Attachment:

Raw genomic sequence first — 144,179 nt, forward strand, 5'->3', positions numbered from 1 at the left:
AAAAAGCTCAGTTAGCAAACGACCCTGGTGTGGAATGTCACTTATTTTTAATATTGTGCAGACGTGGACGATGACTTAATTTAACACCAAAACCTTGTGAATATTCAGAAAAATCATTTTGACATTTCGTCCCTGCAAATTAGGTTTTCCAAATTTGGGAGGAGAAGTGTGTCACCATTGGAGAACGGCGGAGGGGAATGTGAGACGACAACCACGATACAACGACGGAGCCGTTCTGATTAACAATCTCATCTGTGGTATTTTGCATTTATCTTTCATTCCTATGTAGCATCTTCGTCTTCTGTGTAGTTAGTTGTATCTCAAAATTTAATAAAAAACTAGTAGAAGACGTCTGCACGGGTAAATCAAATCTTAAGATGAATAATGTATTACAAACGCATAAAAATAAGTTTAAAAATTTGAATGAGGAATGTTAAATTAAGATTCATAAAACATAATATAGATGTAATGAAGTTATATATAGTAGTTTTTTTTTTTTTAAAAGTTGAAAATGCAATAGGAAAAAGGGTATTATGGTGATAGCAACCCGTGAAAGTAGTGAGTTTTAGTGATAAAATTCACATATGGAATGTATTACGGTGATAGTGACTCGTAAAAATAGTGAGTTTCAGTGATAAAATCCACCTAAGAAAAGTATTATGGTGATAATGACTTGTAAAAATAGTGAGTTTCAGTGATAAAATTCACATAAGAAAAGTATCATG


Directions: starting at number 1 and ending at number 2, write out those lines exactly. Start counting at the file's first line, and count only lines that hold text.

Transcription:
Raw genomic sequence first — 144,179 nt, forward strand, 5'->3', positions numbered from 1 at the left:
AAAAAGCTCAGTTAGCAAACGACCCTGGTGTGGAATGTCACTTATTTTTAATATTGTGCAGACGTGGACGATGACTTAATTTAACACCAAAACCTTGTGAATATTCAGAAAAATCATTTTGACATTTCGTCCCTGCAAATTAGGTTTTCCAAATTTGGGAGGAGAAGTGTGTCACCATTGGAGAACGGCGGAGGGGAATGTGAGACGACAACCACGATACAACGACGGAGCCGTTCTGATTAACAATCTCATCTGTGGTATTTTGCATTTATCTTTCATTCCTATGTAGCATCTTCGTCTTCTGTGTAGTTAGTTGTATCTCAAAATTTAATAAAAAACTAGTAGAAGACGTCTGCACGGGTAAATCAAATCTTAAGATGAATAATGTATTACAAACGCATAAAAATAAGTTTAAAAATTTGAATGAGGAATGTTAAATTAAGATTCATAAAACATAATATAGATGTAATGAAGTTATATATAGTAGTTTTTTTTTTTTTAAAAGTTGAAAATGCAATAGGAAAAAGGGTATTATGGTGATAGCAACCCGTGAAAGTAGTGAGTTTTAGTGATAAAATTCACATATGGAATGTATTACGGTGATAGTGACTCGTAAAAATAGTGAGTTTCAGTGATAAAATCCACCTAAGAAAAGTATTATGGTGATAATGACTTGTAAAAATAGTGAGTTTCAGTGATAAAATTCACATAAGAAAAGTATCATG